“The rich ruleth over the poor, and the borrower is servant to the lender.” – Book of Proverbs, Old Testament
In the previous post, Bitcoin: Equity vs Debt Based Monetary Systems, we have seen how a debt based monetary system like fiat encourages the expansion of money through the perpetuation of debt. The creation of money out of thin air increases the money supply, which typically generates inflation. Inflation is a key parameter on the dashboard of central banks because it is essential to promote the growth of the economy through the growth of the debt stock, fuelled by consumption.
In this post, we will review the concept of inflation, which is cornerstone is the sustainment of the fiat monetary system and investigate what are the ramifications of lower inflationary or slightly deflationary monetary policy environments.
The debate between an equity based monetary system like Bitcoin or gold and a debt based monetary system like fiat regards each system’s flexibility regarding money supply. As discussed in the previous post, money supply under an equity based monetary system is tied to the production of an asset whereas money supply under a debt based monetary system can be theoretically expanded without any ceiling, as per the examples of Weimar Germany or Zimbabwe. Proponents of the credit theory of money, who are adepts of debt based monetary systems, claim that equity-based systems like gold and Bitcoin are deflationary by nature. This claim is not true. Remember this graph from a previous post Bitcoin, Gold and Fiat:
As can be seen, gold production (green) and Bitcoin production (orange) are positive, decreasing and stable compared to fiat. Therefore, gold and Bitcoin are currently not deflationary, but slightly inflationary. Low inflation is seen as deflationary in the eye of the proponents of the perpetual growth of debt since it can’t be controlled at will. For the intent of this post, we will pretend that indeed, gold and Bitcoin are currently mainly deflationary.
What exactly is inflation? People tend to think about inflation as the rate of increase of prices in general. I prefer to look at it in a different angle: inflation is the rate at which the purchasing power of money decreases. Inflation therefore represents a tax on wealth because it reduces real interest rates. Central banks in developed economies typically target an inflation target of 2% per year. This threshold is generally higher in developing economies. For example, the Reserve Bank of India maintains inflation between 2% and 6%.
What about deflation? Well it is the opposite of inflation. Namely, it is the rate of decrease of prices in general, or said differently, it is the rate at which money’s purchasing power increases. Deflation therefore represents a dividend on wealth because it increases real interest rates.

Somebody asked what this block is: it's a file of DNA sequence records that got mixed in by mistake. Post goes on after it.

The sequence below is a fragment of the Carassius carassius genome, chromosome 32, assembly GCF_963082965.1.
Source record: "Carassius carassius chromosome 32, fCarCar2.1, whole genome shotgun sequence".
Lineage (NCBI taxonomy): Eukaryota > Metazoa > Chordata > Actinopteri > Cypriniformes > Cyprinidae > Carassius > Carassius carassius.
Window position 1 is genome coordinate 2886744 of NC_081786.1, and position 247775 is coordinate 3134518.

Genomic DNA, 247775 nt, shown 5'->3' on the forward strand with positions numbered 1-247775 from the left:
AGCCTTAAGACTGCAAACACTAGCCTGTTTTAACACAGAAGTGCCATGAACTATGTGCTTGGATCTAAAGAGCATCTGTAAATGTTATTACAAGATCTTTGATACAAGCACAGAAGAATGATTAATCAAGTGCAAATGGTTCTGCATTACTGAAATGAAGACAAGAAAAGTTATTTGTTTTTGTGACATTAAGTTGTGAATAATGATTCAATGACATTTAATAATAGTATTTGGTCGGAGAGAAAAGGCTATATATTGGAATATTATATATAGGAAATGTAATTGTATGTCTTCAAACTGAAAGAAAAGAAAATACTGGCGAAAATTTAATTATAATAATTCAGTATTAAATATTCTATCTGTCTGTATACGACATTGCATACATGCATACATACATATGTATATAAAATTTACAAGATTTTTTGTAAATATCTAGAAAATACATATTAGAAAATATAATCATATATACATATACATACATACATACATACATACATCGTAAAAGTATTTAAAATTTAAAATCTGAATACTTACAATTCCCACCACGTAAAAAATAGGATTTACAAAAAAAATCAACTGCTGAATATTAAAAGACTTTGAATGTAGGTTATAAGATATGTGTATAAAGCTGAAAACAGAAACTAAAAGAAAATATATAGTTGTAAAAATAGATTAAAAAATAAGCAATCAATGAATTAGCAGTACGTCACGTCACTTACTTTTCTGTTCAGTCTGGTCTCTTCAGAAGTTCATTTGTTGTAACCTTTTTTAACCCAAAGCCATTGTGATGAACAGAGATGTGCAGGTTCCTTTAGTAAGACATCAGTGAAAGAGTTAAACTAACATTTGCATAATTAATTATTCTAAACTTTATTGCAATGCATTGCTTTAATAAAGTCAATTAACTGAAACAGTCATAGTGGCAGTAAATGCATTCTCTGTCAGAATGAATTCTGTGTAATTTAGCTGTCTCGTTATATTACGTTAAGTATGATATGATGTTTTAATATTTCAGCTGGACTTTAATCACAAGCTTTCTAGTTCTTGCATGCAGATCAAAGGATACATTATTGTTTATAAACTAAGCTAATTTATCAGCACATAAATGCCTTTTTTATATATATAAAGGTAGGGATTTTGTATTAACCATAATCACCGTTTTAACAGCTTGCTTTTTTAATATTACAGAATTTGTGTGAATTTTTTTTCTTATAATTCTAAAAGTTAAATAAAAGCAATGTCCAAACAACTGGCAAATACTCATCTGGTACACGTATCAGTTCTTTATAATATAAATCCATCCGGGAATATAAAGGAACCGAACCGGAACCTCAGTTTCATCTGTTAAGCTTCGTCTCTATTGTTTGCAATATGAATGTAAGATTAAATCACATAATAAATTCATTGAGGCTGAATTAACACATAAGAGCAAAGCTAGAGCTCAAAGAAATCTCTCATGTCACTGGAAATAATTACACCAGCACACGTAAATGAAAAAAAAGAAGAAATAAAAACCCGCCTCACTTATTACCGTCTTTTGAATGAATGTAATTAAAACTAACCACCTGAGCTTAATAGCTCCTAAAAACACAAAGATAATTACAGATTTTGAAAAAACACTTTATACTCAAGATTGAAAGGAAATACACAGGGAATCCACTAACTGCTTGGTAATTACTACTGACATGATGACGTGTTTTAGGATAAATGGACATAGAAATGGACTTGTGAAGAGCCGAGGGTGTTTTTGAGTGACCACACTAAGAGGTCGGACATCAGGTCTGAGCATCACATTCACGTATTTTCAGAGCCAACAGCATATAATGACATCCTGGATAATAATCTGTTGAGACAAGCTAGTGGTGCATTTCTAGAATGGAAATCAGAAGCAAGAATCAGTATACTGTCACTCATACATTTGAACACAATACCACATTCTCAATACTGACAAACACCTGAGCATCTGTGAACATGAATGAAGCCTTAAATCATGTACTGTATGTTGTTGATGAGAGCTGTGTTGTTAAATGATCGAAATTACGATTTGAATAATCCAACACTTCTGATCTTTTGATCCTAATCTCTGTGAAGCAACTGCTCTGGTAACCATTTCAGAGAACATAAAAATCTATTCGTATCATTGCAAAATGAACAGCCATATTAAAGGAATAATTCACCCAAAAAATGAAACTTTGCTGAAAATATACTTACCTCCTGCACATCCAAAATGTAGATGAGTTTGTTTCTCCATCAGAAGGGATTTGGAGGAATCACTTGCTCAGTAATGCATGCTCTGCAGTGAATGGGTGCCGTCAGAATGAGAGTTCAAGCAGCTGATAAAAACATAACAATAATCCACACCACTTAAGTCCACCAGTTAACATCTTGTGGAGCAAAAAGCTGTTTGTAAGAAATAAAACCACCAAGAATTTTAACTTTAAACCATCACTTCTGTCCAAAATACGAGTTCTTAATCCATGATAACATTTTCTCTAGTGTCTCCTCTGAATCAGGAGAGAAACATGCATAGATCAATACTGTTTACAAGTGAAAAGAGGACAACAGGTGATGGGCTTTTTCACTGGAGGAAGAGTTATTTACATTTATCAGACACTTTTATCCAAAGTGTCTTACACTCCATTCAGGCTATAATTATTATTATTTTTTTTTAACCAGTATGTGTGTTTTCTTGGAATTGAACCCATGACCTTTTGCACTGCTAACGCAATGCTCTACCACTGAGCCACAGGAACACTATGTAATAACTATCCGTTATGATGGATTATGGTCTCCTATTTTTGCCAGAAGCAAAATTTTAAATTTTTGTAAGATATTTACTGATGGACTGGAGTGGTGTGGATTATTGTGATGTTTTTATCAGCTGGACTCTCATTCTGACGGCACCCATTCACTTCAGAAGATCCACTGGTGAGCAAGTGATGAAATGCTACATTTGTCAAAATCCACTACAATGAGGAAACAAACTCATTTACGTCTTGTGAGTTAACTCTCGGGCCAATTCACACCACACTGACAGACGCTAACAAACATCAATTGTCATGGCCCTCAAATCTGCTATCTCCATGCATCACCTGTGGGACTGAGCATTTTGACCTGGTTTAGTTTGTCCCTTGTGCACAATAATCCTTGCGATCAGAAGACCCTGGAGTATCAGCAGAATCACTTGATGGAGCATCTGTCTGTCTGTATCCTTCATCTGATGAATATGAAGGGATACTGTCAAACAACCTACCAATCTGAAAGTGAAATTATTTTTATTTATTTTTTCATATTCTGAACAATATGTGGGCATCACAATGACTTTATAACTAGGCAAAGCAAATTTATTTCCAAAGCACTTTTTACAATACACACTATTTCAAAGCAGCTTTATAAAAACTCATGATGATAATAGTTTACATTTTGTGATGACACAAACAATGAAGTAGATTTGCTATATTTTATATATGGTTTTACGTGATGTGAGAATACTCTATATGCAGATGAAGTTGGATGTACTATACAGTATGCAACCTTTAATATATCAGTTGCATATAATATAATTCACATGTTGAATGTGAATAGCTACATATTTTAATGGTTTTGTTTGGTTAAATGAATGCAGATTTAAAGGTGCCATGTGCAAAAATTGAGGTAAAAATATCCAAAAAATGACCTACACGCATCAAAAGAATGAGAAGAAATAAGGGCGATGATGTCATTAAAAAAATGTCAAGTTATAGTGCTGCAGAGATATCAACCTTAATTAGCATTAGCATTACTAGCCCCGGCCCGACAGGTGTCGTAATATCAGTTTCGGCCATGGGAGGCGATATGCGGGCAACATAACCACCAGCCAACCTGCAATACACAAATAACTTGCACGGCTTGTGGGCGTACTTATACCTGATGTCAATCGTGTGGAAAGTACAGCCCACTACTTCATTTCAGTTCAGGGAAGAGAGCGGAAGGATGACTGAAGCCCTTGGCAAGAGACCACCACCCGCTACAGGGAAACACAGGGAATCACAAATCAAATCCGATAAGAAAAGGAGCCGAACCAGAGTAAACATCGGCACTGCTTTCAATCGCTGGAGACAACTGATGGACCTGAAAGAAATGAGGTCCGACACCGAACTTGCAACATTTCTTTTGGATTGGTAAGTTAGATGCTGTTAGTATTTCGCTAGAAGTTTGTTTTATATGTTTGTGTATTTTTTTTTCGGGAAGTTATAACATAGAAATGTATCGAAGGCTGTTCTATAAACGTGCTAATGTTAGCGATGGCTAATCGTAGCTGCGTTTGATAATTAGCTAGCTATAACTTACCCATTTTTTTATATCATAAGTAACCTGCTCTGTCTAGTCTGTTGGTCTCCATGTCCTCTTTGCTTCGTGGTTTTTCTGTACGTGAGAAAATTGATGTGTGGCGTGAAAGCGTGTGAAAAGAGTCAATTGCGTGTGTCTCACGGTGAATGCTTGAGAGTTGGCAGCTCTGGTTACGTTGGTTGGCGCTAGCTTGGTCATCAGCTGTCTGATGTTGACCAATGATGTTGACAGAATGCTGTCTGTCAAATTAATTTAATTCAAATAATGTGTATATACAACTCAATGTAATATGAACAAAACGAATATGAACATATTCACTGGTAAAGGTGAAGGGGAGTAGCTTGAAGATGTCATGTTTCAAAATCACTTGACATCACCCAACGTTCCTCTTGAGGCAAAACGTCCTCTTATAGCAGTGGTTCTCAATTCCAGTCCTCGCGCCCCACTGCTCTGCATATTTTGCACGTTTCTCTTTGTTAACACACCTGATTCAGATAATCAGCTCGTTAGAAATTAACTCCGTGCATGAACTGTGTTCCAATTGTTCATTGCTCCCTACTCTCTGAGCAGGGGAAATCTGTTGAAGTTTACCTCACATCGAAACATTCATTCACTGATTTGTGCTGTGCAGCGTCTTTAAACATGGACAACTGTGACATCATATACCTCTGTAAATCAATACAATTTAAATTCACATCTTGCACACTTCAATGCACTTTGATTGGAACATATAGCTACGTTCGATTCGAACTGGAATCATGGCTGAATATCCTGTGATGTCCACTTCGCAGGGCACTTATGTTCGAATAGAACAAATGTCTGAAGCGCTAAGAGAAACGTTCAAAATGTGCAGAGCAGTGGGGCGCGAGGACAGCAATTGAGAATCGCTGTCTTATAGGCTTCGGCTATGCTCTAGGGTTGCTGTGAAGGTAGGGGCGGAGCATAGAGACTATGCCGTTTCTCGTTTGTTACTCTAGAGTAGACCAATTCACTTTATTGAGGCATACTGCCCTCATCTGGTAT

In which universe is a tax more desirable than a dividend? In a universe denominated by debt.
When central banks need to stimulate or slow down the economy, their intent is to modulate money supply with the expected objective of producing or reducing inflation, which in turns lowers and increases real interest rates, respectively. Take the example of the US Federal Reserve Bank during the Great Recession of 2007-2008. Once credit started to contract and debt defaults started to plague the financial system, the economy began to cool down. Prices started receding and households were reluctant to maintain their pre-crisis expense patterns in the face of uncertainty. In a nutshell, households were unwilling to keep spending because the burden of debt contracted through credit cards, mortgages and other debt facilities was becoming to high to support. The FED reduced its federal fund rate (nominal) to 0% and developed other unorthodox monetary policy tools to trigger inflation and repress real interest rates. Monetary tightening works similarly, but in reverse.
Although at first glance it may seem like a friendly gesture to reduce the debt burden of households, the problem is that central banks’ expansionist monetary policies incentivize households to spend more because the lowering real interest rates through inflation reduces their purchasing power. In other words, central banks’ approach to a debt problem is to solve it through the issuance of more debt in order to promote inflation and repress real interest rates. You might remember hearing during the Great Recession many economists claim that it was counterproductive for a government not to increase debt when the growth in debt service payment is lower that GDP growth, or heard Milton Friedman’s “famous” quote of “helicopter money” to increase personal debt to bolster consumption, again, with the objective to service our obsession with GDP growth.